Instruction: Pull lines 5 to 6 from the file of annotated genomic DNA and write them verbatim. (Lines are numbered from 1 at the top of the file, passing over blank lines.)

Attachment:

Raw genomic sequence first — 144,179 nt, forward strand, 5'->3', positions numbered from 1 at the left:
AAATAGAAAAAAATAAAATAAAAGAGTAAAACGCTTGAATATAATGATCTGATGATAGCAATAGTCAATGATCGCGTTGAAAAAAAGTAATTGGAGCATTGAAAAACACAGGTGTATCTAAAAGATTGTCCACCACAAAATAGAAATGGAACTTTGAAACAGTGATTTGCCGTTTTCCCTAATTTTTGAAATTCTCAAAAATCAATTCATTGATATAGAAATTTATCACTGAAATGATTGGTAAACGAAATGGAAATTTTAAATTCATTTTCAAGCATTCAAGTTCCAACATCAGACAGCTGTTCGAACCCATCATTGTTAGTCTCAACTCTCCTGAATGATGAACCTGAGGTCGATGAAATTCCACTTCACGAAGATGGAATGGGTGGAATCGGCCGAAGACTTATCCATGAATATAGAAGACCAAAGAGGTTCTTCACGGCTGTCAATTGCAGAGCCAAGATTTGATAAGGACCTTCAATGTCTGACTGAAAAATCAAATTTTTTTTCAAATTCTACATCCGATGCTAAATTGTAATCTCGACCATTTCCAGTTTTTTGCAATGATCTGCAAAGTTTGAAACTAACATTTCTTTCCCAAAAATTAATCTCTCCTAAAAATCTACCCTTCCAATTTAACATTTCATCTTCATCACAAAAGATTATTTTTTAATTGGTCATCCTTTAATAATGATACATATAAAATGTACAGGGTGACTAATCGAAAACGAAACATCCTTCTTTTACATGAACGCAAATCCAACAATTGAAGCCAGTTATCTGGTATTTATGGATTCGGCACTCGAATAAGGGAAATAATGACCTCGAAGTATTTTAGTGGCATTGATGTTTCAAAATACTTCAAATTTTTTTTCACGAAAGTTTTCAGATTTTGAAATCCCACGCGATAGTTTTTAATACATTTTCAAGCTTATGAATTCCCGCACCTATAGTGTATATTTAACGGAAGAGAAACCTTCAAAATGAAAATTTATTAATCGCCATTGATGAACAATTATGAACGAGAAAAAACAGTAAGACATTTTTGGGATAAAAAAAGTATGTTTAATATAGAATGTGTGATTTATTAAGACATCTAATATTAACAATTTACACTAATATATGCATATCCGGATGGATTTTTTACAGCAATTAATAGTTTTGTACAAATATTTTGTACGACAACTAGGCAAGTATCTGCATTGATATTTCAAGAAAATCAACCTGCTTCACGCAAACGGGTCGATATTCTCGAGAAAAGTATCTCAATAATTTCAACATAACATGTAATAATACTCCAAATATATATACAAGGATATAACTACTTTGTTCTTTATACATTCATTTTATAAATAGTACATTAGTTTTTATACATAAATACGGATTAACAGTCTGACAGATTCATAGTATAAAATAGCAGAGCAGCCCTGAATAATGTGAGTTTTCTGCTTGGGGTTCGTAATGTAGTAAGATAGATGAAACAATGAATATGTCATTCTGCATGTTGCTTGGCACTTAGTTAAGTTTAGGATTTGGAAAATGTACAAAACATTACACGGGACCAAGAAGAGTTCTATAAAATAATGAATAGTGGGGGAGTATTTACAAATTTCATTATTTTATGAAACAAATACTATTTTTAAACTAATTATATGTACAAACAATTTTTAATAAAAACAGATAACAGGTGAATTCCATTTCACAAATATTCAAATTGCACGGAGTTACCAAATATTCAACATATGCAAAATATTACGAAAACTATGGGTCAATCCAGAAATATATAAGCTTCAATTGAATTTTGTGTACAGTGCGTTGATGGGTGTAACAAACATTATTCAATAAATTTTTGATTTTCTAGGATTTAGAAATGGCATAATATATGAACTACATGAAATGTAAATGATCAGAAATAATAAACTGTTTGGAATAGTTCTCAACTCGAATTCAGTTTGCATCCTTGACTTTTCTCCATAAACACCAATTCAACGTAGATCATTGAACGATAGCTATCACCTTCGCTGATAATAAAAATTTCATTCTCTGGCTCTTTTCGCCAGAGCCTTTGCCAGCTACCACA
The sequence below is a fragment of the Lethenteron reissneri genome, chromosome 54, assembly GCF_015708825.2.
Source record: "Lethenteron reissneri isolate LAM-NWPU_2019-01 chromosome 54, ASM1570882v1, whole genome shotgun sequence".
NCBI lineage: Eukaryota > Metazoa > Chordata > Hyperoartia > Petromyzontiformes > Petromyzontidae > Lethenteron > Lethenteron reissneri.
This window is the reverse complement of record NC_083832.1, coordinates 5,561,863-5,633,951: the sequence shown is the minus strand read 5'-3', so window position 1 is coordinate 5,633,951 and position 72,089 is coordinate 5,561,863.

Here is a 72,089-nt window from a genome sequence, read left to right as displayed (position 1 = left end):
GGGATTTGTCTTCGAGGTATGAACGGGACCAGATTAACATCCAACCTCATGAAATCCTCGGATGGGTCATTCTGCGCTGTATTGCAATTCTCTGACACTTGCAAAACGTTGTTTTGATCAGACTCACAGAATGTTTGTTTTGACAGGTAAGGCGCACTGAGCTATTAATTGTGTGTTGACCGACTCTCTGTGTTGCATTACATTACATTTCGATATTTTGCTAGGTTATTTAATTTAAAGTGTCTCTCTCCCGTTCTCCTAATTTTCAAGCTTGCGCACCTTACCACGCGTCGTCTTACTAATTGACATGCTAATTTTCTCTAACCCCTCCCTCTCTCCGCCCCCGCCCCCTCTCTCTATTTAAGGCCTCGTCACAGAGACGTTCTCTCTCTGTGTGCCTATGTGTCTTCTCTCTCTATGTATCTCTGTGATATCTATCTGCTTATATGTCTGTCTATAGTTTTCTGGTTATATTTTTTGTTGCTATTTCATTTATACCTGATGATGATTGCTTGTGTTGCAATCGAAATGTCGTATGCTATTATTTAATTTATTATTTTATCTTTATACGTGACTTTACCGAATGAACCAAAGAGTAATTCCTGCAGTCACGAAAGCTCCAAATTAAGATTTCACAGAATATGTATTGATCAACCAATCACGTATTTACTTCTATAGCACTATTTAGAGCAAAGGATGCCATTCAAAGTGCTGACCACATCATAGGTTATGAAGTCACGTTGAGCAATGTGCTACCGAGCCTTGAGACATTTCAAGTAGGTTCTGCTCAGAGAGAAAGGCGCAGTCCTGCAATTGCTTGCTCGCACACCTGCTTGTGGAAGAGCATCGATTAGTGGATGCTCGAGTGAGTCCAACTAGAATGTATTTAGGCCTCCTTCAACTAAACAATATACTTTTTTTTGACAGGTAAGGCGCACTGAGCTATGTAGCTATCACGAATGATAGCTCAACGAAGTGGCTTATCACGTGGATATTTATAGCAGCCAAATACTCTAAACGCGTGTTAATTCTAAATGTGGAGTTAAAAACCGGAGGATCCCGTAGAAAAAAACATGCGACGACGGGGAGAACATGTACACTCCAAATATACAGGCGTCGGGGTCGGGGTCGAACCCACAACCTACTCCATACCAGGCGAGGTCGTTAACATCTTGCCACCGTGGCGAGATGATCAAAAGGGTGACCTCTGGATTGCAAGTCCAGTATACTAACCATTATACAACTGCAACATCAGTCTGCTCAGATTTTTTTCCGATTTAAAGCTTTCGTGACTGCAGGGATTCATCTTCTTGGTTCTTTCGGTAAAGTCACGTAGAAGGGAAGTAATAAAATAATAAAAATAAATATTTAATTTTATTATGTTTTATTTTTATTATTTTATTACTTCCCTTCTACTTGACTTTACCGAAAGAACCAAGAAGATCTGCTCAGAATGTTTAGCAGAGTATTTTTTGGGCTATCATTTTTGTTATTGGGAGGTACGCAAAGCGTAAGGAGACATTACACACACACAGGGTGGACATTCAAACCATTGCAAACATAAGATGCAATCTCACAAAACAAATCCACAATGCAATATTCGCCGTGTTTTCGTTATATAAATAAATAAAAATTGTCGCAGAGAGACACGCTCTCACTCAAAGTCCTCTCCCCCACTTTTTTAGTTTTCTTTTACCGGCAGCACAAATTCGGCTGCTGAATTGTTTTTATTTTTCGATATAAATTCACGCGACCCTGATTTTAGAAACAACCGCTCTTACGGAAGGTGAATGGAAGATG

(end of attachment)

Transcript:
NCBI lineage: Eukaryota > Metazoa > Chordata > Hyperoartia > Petromyzontiformes > Petromyzontidae > Lethenteron > Lethenteron reissneri.
This window is the reverse complement of record NC_083832.1, coordinates 5,561,863-5,633,951: the sequence shown is the minus strand read 5'-3', so window position 1 is coordinate 5,633,951 and position 72,089 is coordinate 5,561,863.